Of course, I'm now realizing that the wording isn't what Dr. Peterson gave in class so this might not be as helpful as I thought it would be. Oops.

Thursday, July 13, 2006

translating Greek indicative verbs

Click on the above chart to be taken to a large, letter sized jpg that you can either right click to save to your hard drive or to print.

Tuesday, July 04, 2006

A mnemonics and memory improvement resource

from BUILDYOURMEMORY.COM: "So if you wanted to commit this particular word to your long-term memory, in a way that will make it easy to recall, then the first thing that you would need to do, would be to transform it into a form that you can immediately visualise."

An interesting idea. And some of us in Greek last year used this technique to remember some of the trickier words ... words whose meanings in English come immediately to mind now when we read them!

Sunday, July 02, 2006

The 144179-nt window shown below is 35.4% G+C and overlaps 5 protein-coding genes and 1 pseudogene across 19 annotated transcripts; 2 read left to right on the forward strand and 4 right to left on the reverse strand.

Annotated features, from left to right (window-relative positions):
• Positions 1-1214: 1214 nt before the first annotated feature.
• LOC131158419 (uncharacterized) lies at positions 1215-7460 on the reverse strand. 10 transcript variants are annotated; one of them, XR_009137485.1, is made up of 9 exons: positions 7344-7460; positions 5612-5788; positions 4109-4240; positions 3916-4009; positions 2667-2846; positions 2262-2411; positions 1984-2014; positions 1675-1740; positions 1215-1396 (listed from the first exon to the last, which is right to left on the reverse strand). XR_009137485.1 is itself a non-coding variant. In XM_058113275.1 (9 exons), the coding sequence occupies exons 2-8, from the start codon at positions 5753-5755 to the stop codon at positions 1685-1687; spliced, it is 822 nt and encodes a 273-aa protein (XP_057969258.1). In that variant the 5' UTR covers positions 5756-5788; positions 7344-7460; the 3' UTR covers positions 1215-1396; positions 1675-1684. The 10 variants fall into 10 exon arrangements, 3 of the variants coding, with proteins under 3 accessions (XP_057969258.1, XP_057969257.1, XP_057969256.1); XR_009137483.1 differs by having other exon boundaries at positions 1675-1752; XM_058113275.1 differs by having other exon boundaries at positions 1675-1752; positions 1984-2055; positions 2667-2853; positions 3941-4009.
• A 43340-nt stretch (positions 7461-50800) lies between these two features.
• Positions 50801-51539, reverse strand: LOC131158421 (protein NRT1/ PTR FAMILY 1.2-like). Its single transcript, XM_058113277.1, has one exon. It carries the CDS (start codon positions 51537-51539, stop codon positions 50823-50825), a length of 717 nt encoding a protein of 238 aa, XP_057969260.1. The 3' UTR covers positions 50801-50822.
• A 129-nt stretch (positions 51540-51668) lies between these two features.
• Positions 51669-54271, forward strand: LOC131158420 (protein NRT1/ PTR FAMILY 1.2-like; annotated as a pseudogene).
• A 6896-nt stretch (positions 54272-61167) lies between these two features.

Mark 5:23

The phrase referring to the daughter of the synagogue leader translated as at the point of death (NRSV) occurs only once in the New Testament, and it's in this verse. The only way we know escatws ecw as an idiomatic expression for being about to die is from its use in ancient Greek medical writings. Escatws is an adverb meaning finally. Literally, the leader's daughter had finally had [it].

This is a tricky verse to translate. What the leader literally says is, "My daughter is finally having it, in order that, having come, you might place the hand on her, in order that she might be saved/healed and she might live." Such a literal rendering of the leader's request makes it sound like the leader sees the situation of his daughter being at death's door as an intentional opportunity for Jesus to display his power. This speaks not only to the faith of the leader but to the leader's worldview with regards to suffering.